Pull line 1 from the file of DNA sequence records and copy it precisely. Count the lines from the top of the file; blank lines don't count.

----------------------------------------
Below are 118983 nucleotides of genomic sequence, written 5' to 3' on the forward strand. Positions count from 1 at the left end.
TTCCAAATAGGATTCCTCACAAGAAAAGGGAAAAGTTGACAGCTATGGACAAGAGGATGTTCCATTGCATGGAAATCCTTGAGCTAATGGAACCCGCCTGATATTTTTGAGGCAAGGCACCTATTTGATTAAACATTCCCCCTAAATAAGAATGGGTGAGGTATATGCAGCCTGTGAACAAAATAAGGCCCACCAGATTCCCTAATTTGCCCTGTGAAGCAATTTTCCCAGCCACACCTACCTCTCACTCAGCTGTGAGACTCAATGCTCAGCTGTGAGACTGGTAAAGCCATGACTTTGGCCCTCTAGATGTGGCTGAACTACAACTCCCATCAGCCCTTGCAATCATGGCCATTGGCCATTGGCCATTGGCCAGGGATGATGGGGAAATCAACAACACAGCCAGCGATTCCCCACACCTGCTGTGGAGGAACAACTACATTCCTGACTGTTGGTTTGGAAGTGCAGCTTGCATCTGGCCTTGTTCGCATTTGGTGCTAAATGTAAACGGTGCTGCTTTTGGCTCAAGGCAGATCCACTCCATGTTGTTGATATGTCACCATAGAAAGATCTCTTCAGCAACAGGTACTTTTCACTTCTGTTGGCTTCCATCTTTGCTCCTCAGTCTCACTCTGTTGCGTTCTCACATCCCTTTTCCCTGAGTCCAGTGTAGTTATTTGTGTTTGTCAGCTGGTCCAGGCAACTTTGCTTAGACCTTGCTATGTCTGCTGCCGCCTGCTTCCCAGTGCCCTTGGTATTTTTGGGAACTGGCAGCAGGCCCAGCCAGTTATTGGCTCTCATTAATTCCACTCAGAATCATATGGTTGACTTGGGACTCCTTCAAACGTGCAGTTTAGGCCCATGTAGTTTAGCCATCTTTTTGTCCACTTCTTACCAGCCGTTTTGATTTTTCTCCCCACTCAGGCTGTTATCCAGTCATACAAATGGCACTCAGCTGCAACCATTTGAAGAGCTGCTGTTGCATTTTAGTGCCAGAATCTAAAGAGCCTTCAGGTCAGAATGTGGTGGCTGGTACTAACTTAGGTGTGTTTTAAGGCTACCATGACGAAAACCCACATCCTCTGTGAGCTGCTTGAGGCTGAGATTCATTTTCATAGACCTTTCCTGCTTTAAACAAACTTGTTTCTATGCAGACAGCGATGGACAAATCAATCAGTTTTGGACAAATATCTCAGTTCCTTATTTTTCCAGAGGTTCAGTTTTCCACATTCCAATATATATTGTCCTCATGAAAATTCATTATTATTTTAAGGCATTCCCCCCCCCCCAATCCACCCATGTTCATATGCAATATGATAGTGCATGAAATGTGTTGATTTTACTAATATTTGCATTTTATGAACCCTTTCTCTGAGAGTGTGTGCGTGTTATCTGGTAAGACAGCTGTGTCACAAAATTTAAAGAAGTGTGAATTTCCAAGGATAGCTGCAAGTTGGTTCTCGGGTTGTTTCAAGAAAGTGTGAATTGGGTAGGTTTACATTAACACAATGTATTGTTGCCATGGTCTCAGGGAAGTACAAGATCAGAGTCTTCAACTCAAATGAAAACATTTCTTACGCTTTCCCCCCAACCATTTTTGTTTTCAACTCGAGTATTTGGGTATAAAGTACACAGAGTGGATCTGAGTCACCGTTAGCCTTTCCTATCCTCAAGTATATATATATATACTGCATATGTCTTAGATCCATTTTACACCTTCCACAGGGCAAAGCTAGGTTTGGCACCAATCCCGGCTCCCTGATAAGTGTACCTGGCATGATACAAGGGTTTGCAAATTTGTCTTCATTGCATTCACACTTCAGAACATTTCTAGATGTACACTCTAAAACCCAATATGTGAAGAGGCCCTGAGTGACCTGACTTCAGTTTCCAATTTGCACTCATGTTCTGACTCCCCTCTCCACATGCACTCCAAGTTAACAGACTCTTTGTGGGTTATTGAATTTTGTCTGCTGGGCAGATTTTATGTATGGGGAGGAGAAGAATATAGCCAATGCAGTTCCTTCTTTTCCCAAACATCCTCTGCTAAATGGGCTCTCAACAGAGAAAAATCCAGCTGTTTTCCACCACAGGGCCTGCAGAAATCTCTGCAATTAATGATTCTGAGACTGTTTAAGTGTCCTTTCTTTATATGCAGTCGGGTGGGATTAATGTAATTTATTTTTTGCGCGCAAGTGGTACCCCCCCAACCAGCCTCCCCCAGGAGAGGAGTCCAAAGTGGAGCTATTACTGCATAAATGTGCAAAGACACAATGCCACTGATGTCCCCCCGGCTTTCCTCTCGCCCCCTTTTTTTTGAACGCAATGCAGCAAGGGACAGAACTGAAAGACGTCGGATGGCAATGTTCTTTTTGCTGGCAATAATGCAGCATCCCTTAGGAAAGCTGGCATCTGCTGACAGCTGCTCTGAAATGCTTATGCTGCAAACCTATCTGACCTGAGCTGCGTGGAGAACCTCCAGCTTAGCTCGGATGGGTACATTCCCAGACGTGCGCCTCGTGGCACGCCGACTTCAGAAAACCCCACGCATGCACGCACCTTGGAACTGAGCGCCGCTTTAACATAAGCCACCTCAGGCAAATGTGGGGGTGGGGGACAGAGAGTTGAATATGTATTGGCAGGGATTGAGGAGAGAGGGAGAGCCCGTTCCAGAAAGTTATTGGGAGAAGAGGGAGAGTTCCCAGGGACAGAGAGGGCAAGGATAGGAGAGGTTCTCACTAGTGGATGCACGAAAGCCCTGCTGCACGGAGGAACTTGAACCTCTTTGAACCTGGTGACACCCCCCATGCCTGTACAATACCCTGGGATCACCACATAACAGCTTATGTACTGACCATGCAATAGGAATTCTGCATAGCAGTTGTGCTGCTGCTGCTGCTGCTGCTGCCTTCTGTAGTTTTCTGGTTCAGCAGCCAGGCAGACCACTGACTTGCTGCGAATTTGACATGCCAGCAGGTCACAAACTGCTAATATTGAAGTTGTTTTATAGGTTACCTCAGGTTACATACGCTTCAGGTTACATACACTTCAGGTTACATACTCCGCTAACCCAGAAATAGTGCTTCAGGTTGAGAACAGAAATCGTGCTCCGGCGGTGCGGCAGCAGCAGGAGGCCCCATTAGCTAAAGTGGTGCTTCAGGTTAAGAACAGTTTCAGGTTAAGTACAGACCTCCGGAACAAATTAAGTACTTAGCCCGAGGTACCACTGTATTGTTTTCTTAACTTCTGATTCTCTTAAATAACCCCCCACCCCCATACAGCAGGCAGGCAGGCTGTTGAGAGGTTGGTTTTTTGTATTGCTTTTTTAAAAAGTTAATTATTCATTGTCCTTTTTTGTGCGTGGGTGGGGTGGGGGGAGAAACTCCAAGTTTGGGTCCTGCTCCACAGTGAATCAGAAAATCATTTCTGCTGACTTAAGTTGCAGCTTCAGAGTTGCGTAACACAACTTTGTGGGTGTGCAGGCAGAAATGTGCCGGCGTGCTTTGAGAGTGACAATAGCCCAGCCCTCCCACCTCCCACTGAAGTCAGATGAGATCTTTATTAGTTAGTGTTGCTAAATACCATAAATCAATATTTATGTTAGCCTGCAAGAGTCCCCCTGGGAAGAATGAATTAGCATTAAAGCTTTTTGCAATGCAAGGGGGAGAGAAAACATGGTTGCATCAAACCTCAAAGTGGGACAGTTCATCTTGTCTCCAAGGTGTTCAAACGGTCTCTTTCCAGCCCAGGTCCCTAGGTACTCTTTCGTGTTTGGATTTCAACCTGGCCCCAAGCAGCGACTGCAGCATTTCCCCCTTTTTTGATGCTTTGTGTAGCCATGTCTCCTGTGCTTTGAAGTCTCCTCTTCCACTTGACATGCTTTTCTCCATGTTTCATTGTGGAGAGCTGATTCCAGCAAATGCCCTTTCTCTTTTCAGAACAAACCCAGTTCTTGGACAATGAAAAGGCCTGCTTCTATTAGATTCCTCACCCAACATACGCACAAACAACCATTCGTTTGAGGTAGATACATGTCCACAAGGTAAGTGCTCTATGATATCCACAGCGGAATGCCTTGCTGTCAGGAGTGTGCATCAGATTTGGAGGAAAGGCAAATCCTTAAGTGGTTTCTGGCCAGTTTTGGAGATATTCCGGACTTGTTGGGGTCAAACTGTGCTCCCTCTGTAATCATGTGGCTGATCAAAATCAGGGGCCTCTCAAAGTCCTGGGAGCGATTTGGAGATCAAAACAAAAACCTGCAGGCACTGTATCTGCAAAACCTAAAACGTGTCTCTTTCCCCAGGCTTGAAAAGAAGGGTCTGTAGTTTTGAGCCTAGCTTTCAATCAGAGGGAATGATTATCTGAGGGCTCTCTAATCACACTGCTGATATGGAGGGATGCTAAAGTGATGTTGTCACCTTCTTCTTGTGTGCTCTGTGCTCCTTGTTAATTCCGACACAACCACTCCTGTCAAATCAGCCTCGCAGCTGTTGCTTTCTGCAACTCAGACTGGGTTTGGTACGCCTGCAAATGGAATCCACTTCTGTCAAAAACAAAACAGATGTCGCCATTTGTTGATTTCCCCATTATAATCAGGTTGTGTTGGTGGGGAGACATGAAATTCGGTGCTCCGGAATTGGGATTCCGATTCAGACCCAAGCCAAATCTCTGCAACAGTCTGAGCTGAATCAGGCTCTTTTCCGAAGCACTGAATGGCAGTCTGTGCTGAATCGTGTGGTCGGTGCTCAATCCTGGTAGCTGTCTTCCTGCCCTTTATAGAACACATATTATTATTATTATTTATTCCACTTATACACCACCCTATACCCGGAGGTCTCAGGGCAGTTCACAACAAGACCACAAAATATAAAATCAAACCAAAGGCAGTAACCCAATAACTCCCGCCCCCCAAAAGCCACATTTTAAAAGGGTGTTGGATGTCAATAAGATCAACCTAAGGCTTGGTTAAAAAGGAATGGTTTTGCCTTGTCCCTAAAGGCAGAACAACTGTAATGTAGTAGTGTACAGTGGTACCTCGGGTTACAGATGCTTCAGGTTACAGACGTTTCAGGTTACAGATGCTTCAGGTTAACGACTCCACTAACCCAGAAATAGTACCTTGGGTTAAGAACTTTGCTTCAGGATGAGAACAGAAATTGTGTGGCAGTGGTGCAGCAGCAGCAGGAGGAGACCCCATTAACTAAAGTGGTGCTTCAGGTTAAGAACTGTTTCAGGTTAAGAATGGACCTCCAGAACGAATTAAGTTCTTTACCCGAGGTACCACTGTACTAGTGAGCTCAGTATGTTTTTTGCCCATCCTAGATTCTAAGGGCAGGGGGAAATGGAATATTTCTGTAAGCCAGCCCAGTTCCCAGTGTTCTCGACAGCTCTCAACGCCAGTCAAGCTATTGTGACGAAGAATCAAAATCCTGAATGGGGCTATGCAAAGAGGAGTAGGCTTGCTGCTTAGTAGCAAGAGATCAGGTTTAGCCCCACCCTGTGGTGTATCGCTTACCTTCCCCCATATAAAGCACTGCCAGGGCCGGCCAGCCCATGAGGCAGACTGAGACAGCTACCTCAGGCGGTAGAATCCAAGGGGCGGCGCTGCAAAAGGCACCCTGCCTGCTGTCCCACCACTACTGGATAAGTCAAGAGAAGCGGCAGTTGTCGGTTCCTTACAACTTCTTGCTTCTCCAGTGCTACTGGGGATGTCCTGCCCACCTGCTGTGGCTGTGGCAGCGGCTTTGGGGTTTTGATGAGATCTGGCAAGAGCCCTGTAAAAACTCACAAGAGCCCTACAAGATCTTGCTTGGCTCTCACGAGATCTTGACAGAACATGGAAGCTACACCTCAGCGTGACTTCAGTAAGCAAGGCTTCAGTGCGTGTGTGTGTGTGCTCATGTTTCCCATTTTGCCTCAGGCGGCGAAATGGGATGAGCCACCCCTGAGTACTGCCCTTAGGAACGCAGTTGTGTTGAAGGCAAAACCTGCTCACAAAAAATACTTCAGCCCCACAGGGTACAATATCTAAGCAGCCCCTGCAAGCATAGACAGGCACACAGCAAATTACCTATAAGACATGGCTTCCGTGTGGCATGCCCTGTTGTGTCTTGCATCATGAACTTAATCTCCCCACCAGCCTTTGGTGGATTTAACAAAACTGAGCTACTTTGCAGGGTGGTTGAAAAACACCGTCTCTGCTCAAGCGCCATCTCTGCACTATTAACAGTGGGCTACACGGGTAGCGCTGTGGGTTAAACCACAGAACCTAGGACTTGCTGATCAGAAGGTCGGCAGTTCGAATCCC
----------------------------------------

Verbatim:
Below are 118983 nucleotides of genomic sequence, written 5' to 3' on the forward strand. Positions count from 1 at the left end.